I'd just rather watch us play in the opposition half than ours.


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    Default Re: Hoofthrow & "The Forest Way"

    Quote Originally Posted by MASE View Post
    I'd just rather watch us play in the opposition half than ours.
    Play being the key verb.


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    Default Re: Hoofthrow & "The Forest Way"

    Quote Originally Posted by Heffing Psycho! View Post
    Play being the key verb.
    Granted its tenuous, but Id appreciated the pragmatic side of Aks game so I'd feel mildly hypocritical not appreciate what MONs doing higher up the pitch.

    We havent played a deal of consistnet football for so long, I'm not sure I know what I'm missing.


  19. #18
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    Default Re: Hoofthrow & "The Forest Way"

    I remember when the long throw-in was started by Ian Hutchinson of Chelsea. Everyone at school was trying to do it.


  20. #19
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    Default Re: Hoofthrow & "The Forest Way"

    Quote Originally Posted by GreeksBearingGifts View Post
    I'm the last person who can comment on the "Forest way", I believe football evolves and one should not necessarily cling to the past, and I believe that things in life are rarely so black and white, hoofthrow vs. the Forest way.
    The "Forest Way" is essentially a myth GBG.

    It emanates from the early fifties when Billy Walker adopted the same push-and-run tactics utilised by the-then Spurs manager, Arthur Rowe, but it is a title that has since been lazily thrown around by people over the decades to make pointless claims and comparisons.

    Because the game was rapidly changing in terms approach and formations, Walker's way of playing wasn't seen under Andy Beattie, Johnny Carey, Matt Gillies, Dave Mackay or Allan Brown, the managers who immediately followed him. As Alf and others have rightly commented, it then took the best part of a couple of seasons for Cloughie to carefully hone his possession-based, counter-attacking style, which bore little, if any, resemblance to the football we played under Walker over twenty years earlier.

    The totally contrasting mish-mash of styles we've played to varying degrees of success and (mainly) failure since then has been self-evident.

    Last edited by Otis Redd'un; 15-02-19 at 12:42.

  21. #20
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    Default Re: Hoofthrow & "The Forest Way"

    It's also extremely cringy when clubs put statements out saying they've got a new manager who will play the "____ way", no club deserves to have a style of football attributed to them. The style comes with the manager, you can look for and find head coaches who are similar and don't change the style massively but there's always gonna be differences regardless of how subtle. It's not like Man City are now playing the "City way", they're playing Pep Guardiola style football same with Leeds and Bielsa.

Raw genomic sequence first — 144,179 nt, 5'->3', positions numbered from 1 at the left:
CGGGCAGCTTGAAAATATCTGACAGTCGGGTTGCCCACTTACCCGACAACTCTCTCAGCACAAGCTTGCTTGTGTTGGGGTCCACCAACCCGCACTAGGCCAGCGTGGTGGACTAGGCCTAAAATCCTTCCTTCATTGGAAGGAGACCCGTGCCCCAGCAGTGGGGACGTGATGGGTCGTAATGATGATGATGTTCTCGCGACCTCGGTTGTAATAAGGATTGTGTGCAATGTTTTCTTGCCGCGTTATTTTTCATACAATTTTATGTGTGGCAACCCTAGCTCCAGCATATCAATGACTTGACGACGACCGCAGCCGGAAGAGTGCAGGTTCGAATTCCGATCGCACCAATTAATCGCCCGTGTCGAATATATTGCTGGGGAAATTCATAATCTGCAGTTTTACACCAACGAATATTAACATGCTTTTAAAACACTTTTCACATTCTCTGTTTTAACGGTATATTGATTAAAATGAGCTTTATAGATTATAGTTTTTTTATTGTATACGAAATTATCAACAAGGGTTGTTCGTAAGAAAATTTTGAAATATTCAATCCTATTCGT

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    Default Re: Hoofthrow & "The Forest Way"

    Quote Originally Posted by Alf-ugginblowupyourbakery View Post
    Some good points Hef P.

    Like you say - so far - there's not much difference. So far. I think the difference will come when we've more dynamic, condifent players leading from the front and a settled defence for them to push on from. We seem to have a squad comprised of players which have good attributes but weak areas (e.g. Watson has leadership & experience, but is a plodder), whereas I think MON will look for more rounded players in the summer, which will in turn allow for better football.
    Thing is why would the style get any better? Our ability to play MON-ball might get better if we buy players better suited to it but he isn't gonna buy players that suddenly transform us into a footballing side is he? e.g. I don't see any scenario where selling Carvalho and replacing him with a couple of midfielders who are a stone or two heavier and a few inches taller but can't pass a football as well will make us a better footballing side.


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    Default Re: Hoofthrow & "The Forest Way"

    Hoofball is shite to watch but there's just something about hoofthrow that turns me on.


  24. #23
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    Default Re: Hoofthrow & "The Forest Way"

    Quote Originally Posted by Heffing Psycho! View Post
    Thing is why would the style get any better? Our ability to play MON-ball might get better if we buy players better suited to it but he isn't gonna buy players that suddenly transform us into a footballing side is he? e.g. I don't see any scenario where selling Carvalho and replacing him with a couple of midfielders who are a stone or two heavier and a few inches taller but can't pass a football as well will make us a better footballing side.
    I think some genuine quality width and more dynamic players throughout will see us win more of the ball, and create more too. Hoof is just the initial stage, and with the right players the stages after that will be where you see us pressure, create & score.


  25. #24
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    Default Re: Hoofthrow & "The Forest Way"

    We're the dirtiest team in the league and now we play hoof ball and employ a long throw?


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    Default Re: Hoofthrow & "The Forest Way"

    Quote Originally Posted by Alf-ugginblowupyourbakery View Post
    I think some genuine quality width and more dynamic players throughout will see us win more of the ball, and create more too. Hoof is just the initial stage, and with the right players the stages after that will be where you see us pressure, create & score.
    I'll believe it when I see it.